Saturday, April 26, 2008

Art Caplan: It's not immoral to want to be immortal

For those of us who are very interested in life-extension and regenerative medicine, our colleague Art Caplan has a brand new column on the MSNBC web site about how the big ethical question being kicked around quite a bit these days is "Is it right to want to try to live forever?" [Well, not really forever, but a longer time, he explains]:

"As the science of regenerative medicine using stem cells inches forward, as more is understood about how lifestyle influences longevity, as organ and tissue transplants become routine and as geneticists begin to unravel the secrets of why we age, the prospect of living forever — or at least until the Cubs win a pennant — makes the question something more than an exercise in science fiction.

What is particularly interesting is that many of those raising the question of the ethics of immortality do so with an answer already in mind — “No, it’s not right!” Both conservative and liberal writers alike are expressing a lot of moral angst in recent books, articles and opinion pieces about the prospect of people hanging around long, long after the last broadcast of "The Price Is Right" has aired, which could be an eternity.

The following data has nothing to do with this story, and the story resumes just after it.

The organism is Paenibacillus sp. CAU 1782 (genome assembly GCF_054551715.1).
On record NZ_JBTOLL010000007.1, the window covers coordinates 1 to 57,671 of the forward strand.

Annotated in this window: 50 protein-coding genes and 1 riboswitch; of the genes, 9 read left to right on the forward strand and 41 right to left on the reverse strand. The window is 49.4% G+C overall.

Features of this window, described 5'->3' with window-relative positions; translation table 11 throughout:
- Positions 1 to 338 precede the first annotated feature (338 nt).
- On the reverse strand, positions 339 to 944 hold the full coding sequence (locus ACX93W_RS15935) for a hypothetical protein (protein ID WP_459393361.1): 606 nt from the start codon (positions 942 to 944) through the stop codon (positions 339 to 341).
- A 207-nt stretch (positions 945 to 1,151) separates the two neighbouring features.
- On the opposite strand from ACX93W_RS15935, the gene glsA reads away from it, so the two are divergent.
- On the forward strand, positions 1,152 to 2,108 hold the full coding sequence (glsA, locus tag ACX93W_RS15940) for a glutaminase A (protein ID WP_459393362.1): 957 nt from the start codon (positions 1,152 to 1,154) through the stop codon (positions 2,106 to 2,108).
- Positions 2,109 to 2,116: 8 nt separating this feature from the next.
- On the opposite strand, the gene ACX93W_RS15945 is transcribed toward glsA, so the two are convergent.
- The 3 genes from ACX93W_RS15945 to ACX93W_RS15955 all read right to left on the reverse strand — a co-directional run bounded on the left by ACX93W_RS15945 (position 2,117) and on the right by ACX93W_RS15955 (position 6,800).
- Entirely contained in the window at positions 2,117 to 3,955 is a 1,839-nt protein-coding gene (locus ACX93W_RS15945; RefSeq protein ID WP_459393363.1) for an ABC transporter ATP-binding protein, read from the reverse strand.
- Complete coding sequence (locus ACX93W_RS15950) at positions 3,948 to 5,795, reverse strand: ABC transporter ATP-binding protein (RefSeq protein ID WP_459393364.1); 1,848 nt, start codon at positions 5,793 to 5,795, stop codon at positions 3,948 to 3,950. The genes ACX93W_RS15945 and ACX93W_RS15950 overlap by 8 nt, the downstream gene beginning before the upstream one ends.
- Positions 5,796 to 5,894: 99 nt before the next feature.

Why is the prospect of immortality viewed in such a negative light? A bunch of different reasons can be found in the writings of the growing ranks of anti-agers..."

The rest of the article can be accessed here and as far as I am concerned, I would like to stick around long enough to go one of the rejuvenation clinics envisioned by Robert A. Heinlein -- and to make sure the opportunity is available for friends and family, and anyone else who would like to take advantage of a longer, healthier life.

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